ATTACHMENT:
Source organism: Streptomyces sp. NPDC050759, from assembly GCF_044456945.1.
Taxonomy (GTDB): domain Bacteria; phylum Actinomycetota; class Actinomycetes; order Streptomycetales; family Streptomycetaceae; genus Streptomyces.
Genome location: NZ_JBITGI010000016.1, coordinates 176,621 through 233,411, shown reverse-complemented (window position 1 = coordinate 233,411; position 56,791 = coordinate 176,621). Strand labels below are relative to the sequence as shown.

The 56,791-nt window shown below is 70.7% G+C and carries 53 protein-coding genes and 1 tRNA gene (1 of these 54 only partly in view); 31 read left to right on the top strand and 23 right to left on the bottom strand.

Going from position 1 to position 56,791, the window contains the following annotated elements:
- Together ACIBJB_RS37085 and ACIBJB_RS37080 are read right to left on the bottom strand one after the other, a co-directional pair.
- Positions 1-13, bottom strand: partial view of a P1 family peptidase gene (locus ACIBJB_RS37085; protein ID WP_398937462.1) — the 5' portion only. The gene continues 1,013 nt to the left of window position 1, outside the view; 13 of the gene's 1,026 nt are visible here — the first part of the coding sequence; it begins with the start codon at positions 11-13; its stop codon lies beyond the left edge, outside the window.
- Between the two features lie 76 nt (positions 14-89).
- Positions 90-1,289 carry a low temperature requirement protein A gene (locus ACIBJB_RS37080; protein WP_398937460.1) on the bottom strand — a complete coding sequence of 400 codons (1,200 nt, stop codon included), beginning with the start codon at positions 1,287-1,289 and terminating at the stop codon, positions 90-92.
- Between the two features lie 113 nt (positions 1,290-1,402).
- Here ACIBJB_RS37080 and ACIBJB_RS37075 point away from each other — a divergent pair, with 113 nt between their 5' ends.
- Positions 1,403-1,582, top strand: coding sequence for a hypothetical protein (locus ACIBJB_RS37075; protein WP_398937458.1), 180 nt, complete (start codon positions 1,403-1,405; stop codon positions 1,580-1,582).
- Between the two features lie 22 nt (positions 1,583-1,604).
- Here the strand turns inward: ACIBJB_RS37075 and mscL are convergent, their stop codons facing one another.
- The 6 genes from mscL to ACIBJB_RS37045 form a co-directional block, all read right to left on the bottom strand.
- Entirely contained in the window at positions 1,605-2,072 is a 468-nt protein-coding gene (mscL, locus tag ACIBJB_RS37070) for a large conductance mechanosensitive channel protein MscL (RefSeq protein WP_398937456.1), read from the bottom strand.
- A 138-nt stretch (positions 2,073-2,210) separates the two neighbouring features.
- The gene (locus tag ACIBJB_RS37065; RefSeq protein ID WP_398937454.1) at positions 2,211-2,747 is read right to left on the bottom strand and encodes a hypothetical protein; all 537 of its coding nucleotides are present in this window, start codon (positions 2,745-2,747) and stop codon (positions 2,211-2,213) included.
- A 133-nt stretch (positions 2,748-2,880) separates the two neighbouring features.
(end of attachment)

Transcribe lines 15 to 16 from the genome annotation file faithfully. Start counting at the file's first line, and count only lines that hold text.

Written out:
- The 6 genes from mscL to ACIBJB_RS37045 form a co-directional block, all read right to left on the bottom strand.
- Entirely contained in the window at positions 1,605-2,072 is a 468-nt protein-coding gene (mscL, locus tag ACIBJB_RS37070) for a large conductance mechanosensitive channel protein MscL (RefSeq protein WP_398937456.1), read from the bottom strand.